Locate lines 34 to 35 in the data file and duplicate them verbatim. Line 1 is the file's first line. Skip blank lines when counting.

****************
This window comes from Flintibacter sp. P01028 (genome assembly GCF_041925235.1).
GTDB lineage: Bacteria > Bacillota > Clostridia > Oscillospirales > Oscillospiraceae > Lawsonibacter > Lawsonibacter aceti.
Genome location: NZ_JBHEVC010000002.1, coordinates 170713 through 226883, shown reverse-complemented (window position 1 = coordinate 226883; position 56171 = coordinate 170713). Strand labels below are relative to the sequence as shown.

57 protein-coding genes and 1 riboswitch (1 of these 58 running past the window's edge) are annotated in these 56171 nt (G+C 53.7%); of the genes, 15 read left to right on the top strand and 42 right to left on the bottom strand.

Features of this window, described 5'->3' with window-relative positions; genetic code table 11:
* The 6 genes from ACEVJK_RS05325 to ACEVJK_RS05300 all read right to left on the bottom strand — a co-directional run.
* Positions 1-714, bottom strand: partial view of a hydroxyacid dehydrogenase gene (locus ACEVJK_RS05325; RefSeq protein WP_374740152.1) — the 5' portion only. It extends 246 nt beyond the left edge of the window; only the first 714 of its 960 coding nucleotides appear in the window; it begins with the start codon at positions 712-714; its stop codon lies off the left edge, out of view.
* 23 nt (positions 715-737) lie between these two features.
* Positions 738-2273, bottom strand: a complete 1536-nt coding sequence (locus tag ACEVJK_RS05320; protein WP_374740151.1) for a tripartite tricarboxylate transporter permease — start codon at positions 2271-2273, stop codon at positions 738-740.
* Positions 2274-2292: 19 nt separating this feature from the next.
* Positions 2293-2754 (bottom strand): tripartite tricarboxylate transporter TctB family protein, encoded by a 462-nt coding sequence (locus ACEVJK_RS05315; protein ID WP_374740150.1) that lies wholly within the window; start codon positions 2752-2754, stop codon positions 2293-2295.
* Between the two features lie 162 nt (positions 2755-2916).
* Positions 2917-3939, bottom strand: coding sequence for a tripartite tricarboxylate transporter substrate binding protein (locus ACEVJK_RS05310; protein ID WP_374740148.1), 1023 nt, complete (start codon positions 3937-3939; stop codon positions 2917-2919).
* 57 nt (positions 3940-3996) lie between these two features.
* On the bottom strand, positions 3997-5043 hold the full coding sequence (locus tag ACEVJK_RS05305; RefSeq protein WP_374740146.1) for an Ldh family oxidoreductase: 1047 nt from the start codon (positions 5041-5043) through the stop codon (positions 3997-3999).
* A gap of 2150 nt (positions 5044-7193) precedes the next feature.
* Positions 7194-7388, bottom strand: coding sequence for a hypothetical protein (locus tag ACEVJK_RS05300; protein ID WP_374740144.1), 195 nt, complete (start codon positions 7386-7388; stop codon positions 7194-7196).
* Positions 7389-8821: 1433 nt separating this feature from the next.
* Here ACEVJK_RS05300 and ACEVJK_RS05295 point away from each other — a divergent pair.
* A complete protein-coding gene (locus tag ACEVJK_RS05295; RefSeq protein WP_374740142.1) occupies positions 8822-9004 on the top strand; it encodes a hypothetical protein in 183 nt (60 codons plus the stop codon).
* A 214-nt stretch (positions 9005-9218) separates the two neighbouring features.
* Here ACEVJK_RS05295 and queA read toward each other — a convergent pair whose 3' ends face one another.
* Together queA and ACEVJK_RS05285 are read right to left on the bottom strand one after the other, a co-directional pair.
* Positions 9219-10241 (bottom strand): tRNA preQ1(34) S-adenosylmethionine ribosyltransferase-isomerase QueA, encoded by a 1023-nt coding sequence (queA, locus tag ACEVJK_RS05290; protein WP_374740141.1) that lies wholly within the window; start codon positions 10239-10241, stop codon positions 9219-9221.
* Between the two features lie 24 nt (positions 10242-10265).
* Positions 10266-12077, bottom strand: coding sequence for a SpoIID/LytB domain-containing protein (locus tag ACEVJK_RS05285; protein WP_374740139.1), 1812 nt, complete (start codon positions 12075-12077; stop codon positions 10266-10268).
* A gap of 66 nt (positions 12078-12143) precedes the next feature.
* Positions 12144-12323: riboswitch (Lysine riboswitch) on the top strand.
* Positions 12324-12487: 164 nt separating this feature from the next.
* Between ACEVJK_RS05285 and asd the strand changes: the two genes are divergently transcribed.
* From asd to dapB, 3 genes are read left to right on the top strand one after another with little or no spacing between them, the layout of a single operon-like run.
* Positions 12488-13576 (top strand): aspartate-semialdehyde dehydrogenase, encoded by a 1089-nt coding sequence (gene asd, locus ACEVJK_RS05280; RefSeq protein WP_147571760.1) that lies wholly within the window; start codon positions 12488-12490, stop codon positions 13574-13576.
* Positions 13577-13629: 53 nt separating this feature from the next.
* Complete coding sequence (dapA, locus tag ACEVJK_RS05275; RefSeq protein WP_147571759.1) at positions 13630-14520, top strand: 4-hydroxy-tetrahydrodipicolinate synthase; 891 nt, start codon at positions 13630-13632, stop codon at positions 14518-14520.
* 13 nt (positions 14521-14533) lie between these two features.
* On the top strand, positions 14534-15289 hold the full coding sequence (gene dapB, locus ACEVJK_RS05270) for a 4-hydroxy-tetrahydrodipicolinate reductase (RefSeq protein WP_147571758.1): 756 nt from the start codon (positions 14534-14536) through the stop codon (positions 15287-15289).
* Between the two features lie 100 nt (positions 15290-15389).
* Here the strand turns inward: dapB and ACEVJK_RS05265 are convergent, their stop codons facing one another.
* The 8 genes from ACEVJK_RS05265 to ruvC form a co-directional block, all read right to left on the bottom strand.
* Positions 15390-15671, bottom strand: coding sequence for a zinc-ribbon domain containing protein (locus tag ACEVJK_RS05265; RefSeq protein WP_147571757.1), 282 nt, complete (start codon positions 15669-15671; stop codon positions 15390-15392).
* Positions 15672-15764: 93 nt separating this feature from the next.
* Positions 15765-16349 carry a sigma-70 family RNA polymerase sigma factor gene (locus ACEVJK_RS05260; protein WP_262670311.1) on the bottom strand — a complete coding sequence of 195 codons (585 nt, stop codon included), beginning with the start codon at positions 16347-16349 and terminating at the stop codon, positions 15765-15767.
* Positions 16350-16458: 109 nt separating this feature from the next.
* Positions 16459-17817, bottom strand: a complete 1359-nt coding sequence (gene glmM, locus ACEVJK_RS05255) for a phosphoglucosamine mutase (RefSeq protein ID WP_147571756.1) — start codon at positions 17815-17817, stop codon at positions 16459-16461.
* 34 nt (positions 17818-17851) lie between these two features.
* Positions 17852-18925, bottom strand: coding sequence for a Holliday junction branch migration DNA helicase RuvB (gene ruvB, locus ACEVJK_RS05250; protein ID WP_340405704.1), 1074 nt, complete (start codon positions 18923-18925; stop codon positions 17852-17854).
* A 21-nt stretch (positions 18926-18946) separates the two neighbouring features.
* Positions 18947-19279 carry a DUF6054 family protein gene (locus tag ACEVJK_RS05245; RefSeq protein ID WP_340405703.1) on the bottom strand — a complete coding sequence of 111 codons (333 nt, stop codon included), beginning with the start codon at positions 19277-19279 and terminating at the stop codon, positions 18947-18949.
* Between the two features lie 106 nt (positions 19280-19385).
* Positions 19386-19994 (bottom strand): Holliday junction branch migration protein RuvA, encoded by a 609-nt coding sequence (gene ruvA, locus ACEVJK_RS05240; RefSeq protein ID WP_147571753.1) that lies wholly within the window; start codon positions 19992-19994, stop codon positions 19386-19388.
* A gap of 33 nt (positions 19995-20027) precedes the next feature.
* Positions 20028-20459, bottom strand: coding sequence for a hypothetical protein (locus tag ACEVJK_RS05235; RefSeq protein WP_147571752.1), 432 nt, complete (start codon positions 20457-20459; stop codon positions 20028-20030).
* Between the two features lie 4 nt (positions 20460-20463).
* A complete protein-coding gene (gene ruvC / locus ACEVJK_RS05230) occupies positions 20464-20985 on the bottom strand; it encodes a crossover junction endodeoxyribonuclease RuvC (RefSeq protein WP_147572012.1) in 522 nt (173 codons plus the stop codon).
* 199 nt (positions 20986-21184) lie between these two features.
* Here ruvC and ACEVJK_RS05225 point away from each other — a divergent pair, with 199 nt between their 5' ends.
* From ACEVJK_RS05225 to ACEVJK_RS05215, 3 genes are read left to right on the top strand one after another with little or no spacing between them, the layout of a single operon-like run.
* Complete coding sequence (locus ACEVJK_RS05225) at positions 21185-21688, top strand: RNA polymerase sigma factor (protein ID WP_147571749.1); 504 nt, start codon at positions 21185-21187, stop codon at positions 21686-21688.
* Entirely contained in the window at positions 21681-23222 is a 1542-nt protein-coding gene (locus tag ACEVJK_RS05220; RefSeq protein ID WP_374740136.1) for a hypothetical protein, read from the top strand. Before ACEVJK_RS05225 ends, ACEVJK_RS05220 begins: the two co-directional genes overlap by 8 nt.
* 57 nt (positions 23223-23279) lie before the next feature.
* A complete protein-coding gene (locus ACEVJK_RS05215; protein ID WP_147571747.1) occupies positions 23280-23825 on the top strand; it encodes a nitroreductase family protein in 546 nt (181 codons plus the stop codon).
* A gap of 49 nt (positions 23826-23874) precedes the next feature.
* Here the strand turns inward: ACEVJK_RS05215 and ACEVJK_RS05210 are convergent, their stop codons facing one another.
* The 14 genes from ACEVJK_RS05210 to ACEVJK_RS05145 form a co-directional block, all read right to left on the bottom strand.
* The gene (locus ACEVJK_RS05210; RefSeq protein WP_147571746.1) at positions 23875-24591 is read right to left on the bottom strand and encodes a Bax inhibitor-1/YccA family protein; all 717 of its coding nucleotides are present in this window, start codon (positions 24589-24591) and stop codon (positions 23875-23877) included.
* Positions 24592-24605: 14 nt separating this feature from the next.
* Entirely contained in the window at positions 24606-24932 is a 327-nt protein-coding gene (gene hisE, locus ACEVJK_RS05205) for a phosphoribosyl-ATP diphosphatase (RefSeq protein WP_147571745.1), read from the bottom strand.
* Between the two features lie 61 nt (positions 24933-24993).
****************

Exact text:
* Complete coding sequence (dapA, locus tag ACEVJK_RS05275; RefSeq protein WP_147571759.1) at positions 13630-14520, top strand: 4-hydroxy-tetrahydrodipicolinate synthase; 891 nt, start codon at positions 13630-13632, stop codon at positions 14518-14520.
* 13 nt (positions 14521-14533) lie between these two features.